New BIS licensing designation puts Maduro regime among those countries of U.S. national security concern, such as China, Iran, North Korea, Cuba and Syria.
The Commerce Department’s Bureau of Industry and Security will now carry out additional oversight of exports to Venezuela that may pose a national security threat.
The move, which was announced in the Wednesday Federal Register and took immediate effect, specifically adds another layer of licensing scrutiny to U.S. exports bound to Venezuela. The U.S. has stepped up economic action against the Maduro regime which continues to hold power after being voted out in a recent election.
In its recent action, BIS amended the Export Administration Regulations (EAR) to remove Venezuela from the Country Group B, which provides “favorable treatment” for certain exports of national security-controlled items, and placed it on Country Group D:2-4, which lists countries of national security concern and eliminates certain license exceptions available to countries in Group B.
BIS said the move counters Venezuela’s recent introduction of foreign military personnel and equipment to quell uprisings against the Maduro regime. Under the agency’s Country Group D:2-4 designation, Venezuela becomes part of the list of countries of nuclear, chemical and biological weapons, and missile technology concern, such as China, Iran, North Korea, Cuba and Syria.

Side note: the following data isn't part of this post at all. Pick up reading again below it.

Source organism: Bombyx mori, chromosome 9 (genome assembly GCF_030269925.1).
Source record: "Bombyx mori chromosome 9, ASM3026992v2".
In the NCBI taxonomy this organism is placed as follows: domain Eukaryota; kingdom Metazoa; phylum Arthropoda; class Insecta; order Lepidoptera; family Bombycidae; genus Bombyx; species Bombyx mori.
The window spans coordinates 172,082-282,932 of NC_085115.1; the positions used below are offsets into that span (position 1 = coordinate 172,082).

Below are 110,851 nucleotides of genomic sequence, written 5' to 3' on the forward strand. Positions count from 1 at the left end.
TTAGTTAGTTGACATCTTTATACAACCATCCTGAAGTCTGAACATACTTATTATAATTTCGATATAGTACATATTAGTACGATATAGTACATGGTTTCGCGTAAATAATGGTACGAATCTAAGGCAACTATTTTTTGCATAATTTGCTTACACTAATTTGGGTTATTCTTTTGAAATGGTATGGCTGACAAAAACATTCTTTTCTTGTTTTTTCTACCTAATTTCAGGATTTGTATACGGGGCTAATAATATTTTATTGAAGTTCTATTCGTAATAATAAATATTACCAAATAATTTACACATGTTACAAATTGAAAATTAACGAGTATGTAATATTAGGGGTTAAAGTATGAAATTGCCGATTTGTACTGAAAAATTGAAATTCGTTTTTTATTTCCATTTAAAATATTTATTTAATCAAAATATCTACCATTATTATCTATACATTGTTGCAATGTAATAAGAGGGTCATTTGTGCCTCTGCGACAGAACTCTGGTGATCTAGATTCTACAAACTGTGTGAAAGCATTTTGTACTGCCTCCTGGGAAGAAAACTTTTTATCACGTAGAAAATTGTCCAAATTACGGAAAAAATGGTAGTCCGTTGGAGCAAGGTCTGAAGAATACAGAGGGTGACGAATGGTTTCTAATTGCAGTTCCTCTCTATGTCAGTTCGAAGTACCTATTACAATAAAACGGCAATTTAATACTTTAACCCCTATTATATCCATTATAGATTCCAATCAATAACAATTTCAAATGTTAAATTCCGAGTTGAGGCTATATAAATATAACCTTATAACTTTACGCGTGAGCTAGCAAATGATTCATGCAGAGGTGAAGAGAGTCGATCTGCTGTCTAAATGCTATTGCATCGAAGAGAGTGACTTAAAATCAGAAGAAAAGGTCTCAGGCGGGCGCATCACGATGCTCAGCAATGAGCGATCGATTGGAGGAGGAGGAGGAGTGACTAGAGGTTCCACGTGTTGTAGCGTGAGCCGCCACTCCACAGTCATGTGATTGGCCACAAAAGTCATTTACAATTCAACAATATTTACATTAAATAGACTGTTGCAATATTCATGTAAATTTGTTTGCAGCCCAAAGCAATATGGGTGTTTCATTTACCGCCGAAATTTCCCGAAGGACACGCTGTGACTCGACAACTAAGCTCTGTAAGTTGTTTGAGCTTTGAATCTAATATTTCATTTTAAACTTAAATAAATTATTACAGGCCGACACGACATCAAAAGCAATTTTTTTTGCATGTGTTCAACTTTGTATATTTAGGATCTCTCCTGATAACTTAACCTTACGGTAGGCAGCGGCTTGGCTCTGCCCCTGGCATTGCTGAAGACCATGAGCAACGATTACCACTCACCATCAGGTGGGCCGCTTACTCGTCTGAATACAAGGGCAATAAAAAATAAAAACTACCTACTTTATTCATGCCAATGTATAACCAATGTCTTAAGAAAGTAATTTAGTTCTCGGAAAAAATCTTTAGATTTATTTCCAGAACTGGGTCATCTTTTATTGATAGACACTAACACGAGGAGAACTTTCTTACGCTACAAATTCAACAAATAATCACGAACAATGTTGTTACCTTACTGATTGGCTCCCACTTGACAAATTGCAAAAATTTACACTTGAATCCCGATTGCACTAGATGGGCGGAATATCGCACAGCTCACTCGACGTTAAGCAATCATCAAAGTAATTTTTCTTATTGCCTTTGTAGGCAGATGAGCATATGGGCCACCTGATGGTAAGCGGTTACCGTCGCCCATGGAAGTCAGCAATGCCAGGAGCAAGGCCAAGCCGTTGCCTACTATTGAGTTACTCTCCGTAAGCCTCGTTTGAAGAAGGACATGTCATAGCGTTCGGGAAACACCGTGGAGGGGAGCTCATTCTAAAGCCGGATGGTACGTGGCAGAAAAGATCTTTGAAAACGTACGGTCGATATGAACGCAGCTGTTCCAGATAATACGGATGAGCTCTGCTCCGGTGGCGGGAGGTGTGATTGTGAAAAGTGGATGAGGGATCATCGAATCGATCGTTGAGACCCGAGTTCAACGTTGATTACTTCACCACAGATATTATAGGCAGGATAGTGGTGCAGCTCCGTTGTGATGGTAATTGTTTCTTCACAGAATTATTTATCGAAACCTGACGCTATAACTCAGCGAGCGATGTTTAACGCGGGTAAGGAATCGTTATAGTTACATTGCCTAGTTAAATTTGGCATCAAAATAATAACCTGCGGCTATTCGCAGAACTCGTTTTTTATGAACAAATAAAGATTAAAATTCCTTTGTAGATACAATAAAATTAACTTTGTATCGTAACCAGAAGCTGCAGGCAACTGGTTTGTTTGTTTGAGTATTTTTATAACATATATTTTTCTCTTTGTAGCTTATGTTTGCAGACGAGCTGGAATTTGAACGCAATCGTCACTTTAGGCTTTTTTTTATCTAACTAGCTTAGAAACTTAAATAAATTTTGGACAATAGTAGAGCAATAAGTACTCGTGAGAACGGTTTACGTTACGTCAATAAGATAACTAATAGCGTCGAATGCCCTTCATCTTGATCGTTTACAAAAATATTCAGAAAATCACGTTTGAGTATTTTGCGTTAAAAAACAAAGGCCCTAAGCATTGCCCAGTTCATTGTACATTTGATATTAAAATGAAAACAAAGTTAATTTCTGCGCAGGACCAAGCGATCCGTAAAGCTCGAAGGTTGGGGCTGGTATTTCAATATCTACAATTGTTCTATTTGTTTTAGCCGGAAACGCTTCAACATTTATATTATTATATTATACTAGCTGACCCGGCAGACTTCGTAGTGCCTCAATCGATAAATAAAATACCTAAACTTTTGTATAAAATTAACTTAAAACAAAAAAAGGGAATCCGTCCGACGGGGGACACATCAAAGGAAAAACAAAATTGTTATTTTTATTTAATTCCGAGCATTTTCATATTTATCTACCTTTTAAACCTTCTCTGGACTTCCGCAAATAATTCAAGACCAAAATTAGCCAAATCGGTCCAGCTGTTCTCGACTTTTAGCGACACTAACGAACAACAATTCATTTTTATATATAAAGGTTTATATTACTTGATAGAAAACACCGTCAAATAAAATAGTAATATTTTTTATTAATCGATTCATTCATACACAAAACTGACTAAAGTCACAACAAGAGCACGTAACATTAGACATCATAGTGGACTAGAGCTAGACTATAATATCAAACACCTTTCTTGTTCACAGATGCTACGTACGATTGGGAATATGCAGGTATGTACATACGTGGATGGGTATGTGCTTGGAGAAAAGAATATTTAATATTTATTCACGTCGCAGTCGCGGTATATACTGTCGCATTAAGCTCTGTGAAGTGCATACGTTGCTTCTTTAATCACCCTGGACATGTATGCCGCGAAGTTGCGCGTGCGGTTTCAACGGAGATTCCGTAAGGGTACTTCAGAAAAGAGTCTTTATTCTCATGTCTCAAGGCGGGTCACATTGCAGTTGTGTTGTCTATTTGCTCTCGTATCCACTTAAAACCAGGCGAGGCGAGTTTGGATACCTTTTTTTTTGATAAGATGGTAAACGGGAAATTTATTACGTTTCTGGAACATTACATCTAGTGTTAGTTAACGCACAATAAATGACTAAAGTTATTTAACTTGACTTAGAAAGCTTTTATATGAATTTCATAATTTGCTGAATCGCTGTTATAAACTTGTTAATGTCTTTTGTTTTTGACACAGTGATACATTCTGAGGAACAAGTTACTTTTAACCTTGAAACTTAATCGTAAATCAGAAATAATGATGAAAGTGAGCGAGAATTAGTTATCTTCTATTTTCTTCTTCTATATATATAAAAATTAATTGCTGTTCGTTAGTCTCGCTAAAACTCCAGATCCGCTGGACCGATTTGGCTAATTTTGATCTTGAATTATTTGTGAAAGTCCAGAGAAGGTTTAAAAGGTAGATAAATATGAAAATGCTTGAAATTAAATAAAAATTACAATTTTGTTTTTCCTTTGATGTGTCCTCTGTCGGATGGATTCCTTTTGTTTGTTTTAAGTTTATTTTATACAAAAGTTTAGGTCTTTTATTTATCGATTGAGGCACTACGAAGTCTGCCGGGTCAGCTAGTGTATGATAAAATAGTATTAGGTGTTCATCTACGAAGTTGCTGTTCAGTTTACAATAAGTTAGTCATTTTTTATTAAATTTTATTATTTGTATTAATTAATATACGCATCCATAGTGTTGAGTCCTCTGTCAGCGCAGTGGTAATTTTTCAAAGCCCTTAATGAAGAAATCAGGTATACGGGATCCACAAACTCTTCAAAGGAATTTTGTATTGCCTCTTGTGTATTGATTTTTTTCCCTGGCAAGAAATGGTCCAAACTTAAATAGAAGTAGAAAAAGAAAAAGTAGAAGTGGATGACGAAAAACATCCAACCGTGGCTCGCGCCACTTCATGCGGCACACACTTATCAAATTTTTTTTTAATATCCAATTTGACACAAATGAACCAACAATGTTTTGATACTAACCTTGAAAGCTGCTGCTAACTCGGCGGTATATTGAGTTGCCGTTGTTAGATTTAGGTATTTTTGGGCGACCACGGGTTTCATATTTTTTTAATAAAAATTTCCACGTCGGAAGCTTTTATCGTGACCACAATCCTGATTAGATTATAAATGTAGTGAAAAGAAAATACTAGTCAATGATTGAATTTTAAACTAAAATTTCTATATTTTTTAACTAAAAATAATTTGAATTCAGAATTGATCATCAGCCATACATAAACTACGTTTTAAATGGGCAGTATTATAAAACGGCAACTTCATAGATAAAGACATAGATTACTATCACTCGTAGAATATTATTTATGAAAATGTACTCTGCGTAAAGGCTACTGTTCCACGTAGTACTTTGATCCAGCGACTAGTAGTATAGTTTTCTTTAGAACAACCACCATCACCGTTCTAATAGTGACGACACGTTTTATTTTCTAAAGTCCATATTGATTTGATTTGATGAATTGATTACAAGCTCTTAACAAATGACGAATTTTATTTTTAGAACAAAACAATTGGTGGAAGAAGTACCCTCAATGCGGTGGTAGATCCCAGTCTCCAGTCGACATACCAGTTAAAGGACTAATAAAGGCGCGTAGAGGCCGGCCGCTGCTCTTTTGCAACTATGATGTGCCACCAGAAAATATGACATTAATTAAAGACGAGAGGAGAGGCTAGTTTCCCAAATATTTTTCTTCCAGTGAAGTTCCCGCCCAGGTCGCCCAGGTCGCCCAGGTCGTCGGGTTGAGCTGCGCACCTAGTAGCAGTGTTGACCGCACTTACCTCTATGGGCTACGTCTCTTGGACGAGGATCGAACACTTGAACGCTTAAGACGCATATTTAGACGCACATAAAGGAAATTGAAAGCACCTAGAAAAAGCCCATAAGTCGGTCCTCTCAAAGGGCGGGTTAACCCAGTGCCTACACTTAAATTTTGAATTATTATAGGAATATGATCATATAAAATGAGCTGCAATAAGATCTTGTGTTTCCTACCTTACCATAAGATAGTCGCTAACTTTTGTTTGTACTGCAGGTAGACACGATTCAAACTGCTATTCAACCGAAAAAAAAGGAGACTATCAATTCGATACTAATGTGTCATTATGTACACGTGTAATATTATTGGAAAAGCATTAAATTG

The agency warned that Venezuela-bound U.S. shipments on board a carrier through May 24 that are exported, re-exported or transferred (in-country) may continue to the destination using the Country Group B designation by no later than midnight on June 24. If delivery is expected after June 24, the shipment will require a license in accordance with the new final rule.